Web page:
Today webpages are built like actual programs, with executables downloaded from a static file server and variable data obtained through an API that's preferably stateless by design and has a clever stateful cache. Client side caches are programmable and invalidations can be delivered through any of three widely supported server-client message protocols. It's not to look smart, it's engineering. Although 5G gets a lot of media coverage, most mobile traffic still flows through slow and expensive connections to devices with tiny batteries, and the only reason our ever increasing traffic doesn't break everything is the insanely sophisticated infrastructure we designed to make things as efficient as humanly possible.11
What is your opinion on eSIM (embedded SIM)?
Now that Apple has built the first smartphone without modular SIM, it is, as history shows, only a matter of time until the same vendors who mock Apple for doing this will hypocritically follow Apple in implementing it themselves. There will be an outrage, but it will fade and the new restriction will be tolerated.
To me, "eSIM" appears like an euphemistic / euphemSIMtic (pun intended) marketing term, like calling non-replaceable batteries "eBatteries" ("embedded batteries") would be. It is less modular and more locked-down.20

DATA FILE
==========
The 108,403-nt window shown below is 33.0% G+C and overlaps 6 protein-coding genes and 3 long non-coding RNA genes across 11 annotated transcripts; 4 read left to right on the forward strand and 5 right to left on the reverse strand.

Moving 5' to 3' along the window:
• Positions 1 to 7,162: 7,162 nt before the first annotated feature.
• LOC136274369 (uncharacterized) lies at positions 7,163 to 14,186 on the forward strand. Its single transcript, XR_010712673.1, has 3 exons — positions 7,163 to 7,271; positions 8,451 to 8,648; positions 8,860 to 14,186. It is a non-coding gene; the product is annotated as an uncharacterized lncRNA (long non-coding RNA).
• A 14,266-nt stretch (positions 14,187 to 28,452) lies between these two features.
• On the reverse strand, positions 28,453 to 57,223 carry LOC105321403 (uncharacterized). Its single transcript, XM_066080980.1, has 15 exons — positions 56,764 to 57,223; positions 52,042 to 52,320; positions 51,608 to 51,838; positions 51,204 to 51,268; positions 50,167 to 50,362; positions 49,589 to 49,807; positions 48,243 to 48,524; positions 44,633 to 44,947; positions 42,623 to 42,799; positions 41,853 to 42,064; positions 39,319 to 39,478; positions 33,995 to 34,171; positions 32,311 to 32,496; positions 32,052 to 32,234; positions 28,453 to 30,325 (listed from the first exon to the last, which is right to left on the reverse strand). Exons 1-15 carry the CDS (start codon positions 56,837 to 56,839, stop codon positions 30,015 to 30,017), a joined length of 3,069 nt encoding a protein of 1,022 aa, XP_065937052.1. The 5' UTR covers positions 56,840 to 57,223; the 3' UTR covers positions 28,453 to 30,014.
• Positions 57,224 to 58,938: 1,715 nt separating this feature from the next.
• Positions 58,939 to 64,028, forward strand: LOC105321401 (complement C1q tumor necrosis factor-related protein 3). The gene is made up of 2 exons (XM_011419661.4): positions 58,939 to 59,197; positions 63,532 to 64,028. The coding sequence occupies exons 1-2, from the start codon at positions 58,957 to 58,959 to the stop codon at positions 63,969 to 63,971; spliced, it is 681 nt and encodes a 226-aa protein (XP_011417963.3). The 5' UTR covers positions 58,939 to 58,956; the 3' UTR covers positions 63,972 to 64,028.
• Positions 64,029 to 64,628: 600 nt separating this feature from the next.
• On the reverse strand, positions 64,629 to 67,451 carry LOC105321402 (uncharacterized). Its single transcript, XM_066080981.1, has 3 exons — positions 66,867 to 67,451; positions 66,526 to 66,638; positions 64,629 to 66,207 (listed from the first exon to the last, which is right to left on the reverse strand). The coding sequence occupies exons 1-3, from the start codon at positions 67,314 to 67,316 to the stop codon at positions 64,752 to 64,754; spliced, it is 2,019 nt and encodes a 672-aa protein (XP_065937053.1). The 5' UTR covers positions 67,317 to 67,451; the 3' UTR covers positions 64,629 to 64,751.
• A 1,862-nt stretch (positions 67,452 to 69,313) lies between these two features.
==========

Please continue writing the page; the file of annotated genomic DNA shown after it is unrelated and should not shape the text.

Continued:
The moment I turn off my laptop in anticipation of an hour or two of recreational YouTube binging and then rest
- my Bluetooth headphones run out of juice, courtesy of over 12 hours of semi-constant usage and the fact that I didn't think to charge them overnight
- In a moment of perspective change I instantly realize how to solve the problem I've been struggling with for the past 3 hours, ensuring that I'll keep thinking of work for the following 5 too.9
Is any of it real? I mean, look at this. Look at it! A world built on fantasy. Synthetic emotions in the form of pills. Psychological warfare in the form of advertising. Mind-altering chemicals in the form of... food! Brainwashing seminars in the form of media. Controlled isolated bubbles in the form of social networks. Real? You want to talk about reality? We haven't lived in anything remotely close to it since the turn of the century. We turned it off, took out the batteries, snacked on a bag of GMOs while we tossed the remnants in the ever-expanding Dumpster of the human condition. We live in branded houses trademarked by corporations built on bipolar numbers jumping up and down on digital displays, hypnotizing us into the biggest slumber mankind has ever seen. You have to dig pretty deep, kiddo, before you can find anything real. We live in a kingdom of bullshit. A kingdom you've lived in for far too long. So don't tell me about not being real. I'm no less real than the fucking beef patty in your Big Mac.3